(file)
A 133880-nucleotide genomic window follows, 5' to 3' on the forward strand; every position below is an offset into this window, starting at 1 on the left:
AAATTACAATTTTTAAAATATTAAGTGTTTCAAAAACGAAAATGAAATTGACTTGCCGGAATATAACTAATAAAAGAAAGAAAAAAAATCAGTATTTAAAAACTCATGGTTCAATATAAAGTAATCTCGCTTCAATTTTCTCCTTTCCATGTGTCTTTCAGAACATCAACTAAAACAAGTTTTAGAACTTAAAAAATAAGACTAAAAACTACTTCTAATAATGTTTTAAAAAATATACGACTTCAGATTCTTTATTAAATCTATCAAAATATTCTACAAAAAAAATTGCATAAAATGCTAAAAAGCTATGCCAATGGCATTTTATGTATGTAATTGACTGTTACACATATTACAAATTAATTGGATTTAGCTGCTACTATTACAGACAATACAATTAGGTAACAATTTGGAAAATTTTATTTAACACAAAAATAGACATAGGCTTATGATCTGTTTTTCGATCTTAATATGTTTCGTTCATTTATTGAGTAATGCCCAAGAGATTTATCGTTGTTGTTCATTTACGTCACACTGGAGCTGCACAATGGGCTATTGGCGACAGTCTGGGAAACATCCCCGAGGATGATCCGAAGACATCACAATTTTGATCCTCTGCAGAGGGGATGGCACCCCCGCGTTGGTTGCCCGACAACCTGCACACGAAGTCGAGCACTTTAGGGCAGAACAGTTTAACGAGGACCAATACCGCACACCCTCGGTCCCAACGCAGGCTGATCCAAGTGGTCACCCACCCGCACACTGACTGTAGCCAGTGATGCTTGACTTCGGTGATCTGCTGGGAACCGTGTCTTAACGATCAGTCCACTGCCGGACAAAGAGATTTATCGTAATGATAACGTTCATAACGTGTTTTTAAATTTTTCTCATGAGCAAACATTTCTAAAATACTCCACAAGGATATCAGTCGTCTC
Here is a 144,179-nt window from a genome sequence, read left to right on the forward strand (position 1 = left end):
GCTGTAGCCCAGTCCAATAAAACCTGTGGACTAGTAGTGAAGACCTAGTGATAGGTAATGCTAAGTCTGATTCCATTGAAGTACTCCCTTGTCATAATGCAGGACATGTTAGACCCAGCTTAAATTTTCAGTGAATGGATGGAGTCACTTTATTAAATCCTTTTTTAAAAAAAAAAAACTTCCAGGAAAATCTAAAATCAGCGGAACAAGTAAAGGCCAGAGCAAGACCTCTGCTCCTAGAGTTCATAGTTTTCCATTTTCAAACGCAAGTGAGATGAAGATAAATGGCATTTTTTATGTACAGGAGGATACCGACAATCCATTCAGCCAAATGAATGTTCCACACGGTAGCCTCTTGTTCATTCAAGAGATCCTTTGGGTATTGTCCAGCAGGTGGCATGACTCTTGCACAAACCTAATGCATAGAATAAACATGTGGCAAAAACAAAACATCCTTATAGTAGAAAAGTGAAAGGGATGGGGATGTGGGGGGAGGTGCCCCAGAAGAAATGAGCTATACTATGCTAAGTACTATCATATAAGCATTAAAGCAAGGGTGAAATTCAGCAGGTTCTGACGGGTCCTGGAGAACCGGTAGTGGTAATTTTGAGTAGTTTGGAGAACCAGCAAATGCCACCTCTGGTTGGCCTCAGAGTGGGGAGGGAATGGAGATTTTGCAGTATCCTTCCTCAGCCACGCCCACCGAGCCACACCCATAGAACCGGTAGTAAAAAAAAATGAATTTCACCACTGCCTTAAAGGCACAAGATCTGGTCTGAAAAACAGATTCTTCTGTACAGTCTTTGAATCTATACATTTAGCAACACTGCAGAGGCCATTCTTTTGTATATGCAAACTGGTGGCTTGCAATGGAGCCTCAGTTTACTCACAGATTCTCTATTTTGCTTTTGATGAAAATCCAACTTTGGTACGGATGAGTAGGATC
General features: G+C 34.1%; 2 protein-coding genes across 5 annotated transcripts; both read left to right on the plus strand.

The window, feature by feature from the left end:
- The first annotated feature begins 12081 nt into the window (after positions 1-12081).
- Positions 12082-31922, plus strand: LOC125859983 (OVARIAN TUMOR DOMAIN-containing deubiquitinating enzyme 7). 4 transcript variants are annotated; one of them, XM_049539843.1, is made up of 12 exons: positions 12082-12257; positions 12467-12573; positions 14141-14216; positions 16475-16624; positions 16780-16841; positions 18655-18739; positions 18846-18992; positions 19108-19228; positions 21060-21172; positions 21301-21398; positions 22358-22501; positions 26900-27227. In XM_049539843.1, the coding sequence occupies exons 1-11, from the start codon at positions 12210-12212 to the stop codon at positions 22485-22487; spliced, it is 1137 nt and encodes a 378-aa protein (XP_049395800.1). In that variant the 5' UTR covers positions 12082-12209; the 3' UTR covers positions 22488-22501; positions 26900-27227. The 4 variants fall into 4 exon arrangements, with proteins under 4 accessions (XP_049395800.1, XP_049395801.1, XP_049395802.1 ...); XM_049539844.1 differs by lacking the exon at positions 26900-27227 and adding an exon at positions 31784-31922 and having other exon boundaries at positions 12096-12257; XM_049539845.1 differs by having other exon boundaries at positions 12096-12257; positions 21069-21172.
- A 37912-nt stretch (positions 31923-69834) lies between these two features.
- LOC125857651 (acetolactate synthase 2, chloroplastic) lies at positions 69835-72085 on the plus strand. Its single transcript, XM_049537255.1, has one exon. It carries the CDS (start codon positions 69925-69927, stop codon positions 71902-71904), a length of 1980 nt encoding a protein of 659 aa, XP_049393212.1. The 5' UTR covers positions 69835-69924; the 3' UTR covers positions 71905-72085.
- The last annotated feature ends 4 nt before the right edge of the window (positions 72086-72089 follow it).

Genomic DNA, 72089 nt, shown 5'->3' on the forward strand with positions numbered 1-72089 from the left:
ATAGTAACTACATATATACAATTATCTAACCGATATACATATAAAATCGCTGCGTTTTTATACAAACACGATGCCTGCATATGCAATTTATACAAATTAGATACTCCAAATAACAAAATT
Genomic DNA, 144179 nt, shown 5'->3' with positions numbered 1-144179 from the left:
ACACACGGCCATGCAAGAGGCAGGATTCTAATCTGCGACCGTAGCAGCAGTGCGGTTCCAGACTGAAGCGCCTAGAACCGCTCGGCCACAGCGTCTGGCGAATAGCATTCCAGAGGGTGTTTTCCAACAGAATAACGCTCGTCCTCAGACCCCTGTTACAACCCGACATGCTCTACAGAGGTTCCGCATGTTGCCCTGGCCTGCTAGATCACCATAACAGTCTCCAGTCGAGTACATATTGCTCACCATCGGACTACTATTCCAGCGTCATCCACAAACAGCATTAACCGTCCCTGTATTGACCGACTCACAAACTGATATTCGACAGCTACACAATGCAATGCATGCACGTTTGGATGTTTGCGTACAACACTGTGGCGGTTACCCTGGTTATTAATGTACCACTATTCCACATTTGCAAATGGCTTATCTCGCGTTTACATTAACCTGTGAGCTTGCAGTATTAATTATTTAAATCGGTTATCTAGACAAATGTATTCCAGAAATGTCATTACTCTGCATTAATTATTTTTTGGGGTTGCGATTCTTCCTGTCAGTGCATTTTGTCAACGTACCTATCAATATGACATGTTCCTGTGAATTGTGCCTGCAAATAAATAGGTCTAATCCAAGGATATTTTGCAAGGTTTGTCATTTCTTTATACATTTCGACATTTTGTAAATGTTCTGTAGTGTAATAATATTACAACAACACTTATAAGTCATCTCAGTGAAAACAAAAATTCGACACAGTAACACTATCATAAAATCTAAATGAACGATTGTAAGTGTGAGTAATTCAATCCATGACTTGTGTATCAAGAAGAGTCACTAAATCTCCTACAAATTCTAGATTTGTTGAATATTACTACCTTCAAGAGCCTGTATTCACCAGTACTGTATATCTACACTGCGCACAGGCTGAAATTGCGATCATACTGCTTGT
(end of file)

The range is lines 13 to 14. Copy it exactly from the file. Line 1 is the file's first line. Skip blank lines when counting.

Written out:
ATAGTAACTACATATATACAATTATCTAACCGATATACATATAAAATCGCTGCGTTTTTATACAAACACGATGCCTGCATATGCAATTTATACAAATTAGATACTCCAAATAACAAAATT
Genomic DNA, 144179 nt, shown 5'->3' with positions numbered 1-144179 from the left: